20.7 Effect of mild heat treatment on nutritional and phytochemical composition of fruit and vegetables 357

20.8 Safety and implications of heat treatment 357

References 358

21 Continuous UV-C light 365
Vicente M. Gómez-López

21.1 Definition 365

21.2 Inactivation mechanism 366

21.3 Effect of continuous UV light on pathogenic microorganisms 367

21.4 Effect of continuous UV light on spoilage microorganisms and shelf life 368

21.5 Effect of continuous UV light on vegetable physiology 369

21.6 Effect of continuous UV light on sensory quality 370

21.7 Effect of continuous UV-C light on nutritional and phytochemical composition 372

21.8 Toxicity 374

21.9 Regulatory status 375

References 375

22 Ionizing radiation 379
Xuetong Fan

22.1 Definition 379

22.2 Inactivation mechanism 380

22.3 Effect of ionizing radiation on pathogenic microorganisms 381

22.4 Effect of ionizing radiation on spoilage microorganisms and shelf life 385

22.5 Effect of ionizing radiation on physiology 386

22.5.1 Ethylene production and respiration 386

22.5.2 Enzymes involved in tissue browning 388

22.5.3 Enzymes involved in tissue softening 389

22.5.4 Other enzymes 389

22.6 Effects of ionizing radiation on sensory quality 390

22.6.1 Reduction of losses in quality 392

22.7 Effect of ionizing radiation on nutritional and phytochemical composition 392

22.7.1 Vitamin C 395

22.8 Toxicity 396

22.9 Regulatory status 397

Disclaimer 398

References 398

23 Miscellaneous physical methods 407
Vicente M. Gómez-López

23.1 Introduction 407

23.2 Pulsed light 407

23.3 Photosensitization 409

23.4 Low-temperature plasma 409

23.5 Steamer jet injection 411

23.6 Radio-frequency heating 412

23.7 Vacuum–steam–vacuum 412

23.8 Power ultrasound 413

References 414

24 Hurdle technology principles applied in decontamination of whole and fresh-cut produce 417
María S. Tapia and Jorge Welti-Chanes

24.1 Introduction 417

24.2 Mild technologies: whole and fresh-cut hurdles: Summing up steps for decontamination 419

24.3 “All that washing”: Washing and sanitizing treatments for the produce industry 420

24.4 To kill or not to kill: Safety without having a true kill step 434

24.5 Combination of whole and fresh-cut hurdles 439

24.6 Final remarks 442

Acknowledgments 443

References 443

SECTION V STORAGE STRATEGIES 451

25 Modified atmosphere packaging 453
Matteo Alessandro Del Nobile, Amalia Conte, Marianna Mastromatteo, and Marcella Mastromatteo

25.1 Basic concepts 453

25.2 Relevant case studies of passive and active MAP 457

25.2.1 Vegetables 457

25.2.2 Fruit 459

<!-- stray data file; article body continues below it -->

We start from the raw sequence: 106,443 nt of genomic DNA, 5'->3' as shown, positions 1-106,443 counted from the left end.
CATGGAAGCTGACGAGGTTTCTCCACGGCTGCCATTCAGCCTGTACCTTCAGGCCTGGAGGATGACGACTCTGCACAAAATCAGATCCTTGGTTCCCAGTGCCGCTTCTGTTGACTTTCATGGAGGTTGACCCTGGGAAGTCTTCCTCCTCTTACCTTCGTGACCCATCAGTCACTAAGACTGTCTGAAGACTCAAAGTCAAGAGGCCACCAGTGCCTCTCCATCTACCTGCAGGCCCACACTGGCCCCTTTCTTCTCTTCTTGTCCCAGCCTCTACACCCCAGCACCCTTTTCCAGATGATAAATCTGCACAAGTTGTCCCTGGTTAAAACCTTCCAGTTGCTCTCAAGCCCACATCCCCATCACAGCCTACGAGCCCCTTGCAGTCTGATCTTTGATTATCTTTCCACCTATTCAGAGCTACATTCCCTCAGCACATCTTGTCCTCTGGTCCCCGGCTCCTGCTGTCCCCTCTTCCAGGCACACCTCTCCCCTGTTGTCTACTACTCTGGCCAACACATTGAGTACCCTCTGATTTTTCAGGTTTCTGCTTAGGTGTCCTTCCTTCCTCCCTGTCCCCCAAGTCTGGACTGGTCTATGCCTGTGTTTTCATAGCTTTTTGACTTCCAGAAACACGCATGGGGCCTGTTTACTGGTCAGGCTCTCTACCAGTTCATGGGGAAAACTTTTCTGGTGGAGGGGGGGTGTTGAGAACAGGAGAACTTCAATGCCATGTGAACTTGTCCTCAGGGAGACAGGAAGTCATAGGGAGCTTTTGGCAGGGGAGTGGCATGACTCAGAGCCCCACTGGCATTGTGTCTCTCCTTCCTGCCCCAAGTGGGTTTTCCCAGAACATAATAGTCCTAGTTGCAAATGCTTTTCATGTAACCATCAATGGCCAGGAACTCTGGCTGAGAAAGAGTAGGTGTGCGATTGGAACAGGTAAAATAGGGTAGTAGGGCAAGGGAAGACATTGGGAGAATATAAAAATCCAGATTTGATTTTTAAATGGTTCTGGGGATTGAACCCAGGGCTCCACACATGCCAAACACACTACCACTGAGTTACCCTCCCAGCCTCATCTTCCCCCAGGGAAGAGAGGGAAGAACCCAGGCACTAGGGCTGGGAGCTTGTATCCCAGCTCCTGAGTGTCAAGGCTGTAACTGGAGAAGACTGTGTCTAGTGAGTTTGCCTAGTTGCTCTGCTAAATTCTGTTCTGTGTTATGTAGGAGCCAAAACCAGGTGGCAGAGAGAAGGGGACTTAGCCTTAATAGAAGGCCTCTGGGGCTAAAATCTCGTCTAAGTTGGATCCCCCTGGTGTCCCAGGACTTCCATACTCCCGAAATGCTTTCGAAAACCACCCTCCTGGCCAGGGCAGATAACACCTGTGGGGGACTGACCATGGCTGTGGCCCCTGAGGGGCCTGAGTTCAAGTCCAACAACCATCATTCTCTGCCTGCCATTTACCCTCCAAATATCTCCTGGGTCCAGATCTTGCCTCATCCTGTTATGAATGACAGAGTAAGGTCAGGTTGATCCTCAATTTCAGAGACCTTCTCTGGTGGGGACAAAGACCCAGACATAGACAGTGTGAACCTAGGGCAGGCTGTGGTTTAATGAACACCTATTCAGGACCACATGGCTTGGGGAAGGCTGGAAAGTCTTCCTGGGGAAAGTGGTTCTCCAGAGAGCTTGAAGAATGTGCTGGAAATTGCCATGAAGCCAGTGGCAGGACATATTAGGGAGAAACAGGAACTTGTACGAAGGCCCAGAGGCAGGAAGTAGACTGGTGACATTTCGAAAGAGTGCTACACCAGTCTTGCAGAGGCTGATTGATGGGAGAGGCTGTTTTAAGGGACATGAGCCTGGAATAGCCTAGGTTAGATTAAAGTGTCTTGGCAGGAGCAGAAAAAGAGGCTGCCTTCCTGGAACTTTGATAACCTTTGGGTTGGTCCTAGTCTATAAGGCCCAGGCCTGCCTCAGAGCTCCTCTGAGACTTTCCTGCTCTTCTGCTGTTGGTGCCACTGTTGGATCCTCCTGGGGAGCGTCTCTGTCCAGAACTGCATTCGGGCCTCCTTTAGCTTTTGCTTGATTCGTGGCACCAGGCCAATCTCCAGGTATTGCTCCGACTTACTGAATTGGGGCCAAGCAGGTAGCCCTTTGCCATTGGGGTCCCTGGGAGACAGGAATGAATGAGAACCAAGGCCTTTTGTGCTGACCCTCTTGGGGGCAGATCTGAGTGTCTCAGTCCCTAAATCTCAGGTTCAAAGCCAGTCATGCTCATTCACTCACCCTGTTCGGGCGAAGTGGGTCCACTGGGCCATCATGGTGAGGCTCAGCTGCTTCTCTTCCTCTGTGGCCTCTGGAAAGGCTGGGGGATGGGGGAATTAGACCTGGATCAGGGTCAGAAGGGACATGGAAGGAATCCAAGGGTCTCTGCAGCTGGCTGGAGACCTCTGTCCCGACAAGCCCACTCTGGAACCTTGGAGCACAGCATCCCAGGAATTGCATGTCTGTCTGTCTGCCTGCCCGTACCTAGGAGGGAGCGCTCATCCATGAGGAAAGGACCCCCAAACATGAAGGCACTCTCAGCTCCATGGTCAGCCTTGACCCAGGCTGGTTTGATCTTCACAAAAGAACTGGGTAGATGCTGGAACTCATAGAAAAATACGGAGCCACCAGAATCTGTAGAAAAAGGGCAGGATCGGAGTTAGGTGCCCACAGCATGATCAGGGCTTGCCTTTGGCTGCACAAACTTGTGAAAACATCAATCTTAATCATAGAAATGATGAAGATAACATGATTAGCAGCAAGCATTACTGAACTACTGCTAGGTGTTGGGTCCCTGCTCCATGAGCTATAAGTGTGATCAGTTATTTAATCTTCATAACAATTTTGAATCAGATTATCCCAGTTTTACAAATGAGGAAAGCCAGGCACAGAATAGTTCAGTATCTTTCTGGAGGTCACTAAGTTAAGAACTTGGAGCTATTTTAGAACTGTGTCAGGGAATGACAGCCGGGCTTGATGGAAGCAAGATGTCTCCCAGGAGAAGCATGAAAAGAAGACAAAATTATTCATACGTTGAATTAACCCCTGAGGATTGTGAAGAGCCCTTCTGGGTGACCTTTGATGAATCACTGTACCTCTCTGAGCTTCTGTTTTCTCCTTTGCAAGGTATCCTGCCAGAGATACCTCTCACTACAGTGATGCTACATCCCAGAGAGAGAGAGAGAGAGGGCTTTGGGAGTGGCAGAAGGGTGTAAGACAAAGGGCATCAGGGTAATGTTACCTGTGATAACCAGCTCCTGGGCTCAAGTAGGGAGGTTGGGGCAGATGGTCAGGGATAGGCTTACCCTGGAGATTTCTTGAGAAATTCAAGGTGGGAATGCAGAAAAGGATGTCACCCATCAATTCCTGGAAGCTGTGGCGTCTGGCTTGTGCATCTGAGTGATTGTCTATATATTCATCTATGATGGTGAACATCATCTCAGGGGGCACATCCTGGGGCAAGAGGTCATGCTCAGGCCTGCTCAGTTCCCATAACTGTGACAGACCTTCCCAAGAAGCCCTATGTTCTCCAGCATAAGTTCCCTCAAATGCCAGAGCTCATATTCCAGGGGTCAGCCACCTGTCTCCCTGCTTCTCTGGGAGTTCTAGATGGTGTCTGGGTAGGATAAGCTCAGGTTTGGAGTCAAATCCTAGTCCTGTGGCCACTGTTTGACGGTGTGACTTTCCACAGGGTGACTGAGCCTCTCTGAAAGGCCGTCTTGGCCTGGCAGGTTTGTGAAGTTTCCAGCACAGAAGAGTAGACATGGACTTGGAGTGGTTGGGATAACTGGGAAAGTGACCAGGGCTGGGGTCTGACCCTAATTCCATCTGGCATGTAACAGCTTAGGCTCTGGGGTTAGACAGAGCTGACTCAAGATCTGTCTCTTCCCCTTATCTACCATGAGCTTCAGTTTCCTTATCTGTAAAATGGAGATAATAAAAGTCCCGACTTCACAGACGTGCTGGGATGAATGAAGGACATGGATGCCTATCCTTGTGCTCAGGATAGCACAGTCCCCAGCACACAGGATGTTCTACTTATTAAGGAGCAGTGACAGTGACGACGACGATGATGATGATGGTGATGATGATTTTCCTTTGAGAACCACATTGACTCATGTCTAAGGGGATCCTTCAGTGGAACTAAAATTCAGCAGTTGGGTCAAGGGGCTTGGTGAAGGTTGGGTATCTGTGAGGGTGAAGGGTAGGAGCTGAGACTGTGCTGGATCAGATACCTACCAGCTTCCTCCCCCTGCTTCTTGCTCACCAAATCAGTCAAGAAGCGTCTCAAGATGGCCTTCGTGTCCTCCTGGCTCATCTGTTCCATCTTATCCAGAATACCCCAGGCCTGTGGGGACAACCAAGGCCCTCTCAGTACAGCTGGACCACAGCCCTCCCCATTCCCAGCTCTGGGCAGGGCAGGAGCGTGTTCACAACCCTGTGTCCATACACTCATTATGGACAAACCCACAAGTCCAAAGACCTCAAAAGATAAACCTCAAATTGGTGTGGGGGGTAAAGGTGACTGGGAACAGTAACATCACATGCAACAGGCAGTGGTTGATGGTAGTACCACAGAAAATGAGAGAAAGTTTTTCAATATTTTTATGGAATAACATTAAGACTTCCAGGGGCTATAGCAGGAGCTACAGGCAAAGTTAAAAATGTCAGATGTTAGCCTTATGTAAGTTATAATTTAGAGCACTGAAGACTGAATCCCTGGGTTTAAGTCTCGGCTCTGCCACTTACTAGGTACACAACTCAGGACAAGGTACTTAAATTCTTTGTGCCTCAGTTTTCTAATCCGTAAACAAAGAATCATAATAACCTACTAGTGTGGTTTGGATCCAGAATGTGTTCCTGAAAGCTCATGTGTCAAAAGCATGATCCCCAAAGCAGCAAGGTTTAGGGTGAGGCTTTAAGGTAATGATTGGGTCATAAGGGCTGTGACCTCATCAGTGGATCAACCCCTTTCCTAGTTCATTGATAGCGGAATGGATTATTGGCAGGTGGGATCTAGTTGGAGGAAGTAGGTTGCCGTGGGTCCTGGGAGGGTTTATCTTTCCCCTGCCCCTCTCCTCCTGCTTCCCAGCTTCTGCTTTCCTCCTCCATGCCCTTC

25.3 Mathematical models to optimize headspace conditions for packaging minimally processed food 460

25.3.1 Steady-state conditions 461

25.3.2 Transient conditions 462

References 463

26 Cold chain 469
Pramod V. Mahajan and Jesus Frías

26.1 Introduction 469

26.2 Cold chain 470

26.3 Sustainability of the cold chain 470

26.4 Cold chain and safety 471

26.5 Cold chain framework 472

26.6 Cold chain and quality 473

26.7 The cold chain and fresh produce distribution 474

26.7.1 Precooling 475

26.7.2 Convective-air and evaporative cooling 475

26.7.3 Contact or package icing 476

26.7.4 Hydrocooling 476

26.7.5 Forced-air cooling 476

26.7.6 Vacuum cooling 476

26.7.7 Cryogenic cooling 477

26.7.8 Freeze chilling 477

26.8 Transportation 477

26.9 Retail display 477

26.10 Compliance in the cold chain 478

26.11 Monitoring the cold chain 479

26.11.1 The use of sensors in cold chain assessment 479

26.12 Cold chain assessment 481

Acknowledgment 482

References 482

SECTION VI MODELING TOOLS 485

27 Modeling microbial responses during decontamination processes 487
Eva Van Derlinden, Astrid M. Cappuyns, Laurence Mertens, Jan F. Van Impe, and Vasilis P. Valdramidis

27.1 Introduction 487

27.2 Experiment design 488

27.2.1 Design of experiments (DOE) 489

27.2.2 Optimal experiment design for parameter estimation (OED/PE) 491

27.2.3 Implementations of OED/PE for microbial inactivation modeling 493

27.3 Model structure (selection) 494

27.3.1 Kinetic modeling 495

27.3.2 Probabilistic modeling 507

27.3.3 Dose–response modeling 509

27.3.4 Parameter estimation 513

27.4 Model validation 514

27.4.1 Model validation data 515

27.4.2 Graphical model structure and performance evaluation 515

27.4.3 Quantitative model structure and performance evaluation 516

27.5 Conclusions 519

References 519

28 Modeling microbial growth 529
Milena Sinigaglia, Maria Rosaria Corbo, and Antonio Bevilacqua

28.1 Introduction 529

28.2 Logistic model 532

28.3 Gompertz equation 532

28.4 Baranyi equation 533

28.5 Shelf life evaluation: the classical approach 535

28.6 The stability time 536

28.7 The risk time 537

28.8 Mathematical modeling: some key limitations 537

References 538

Index 541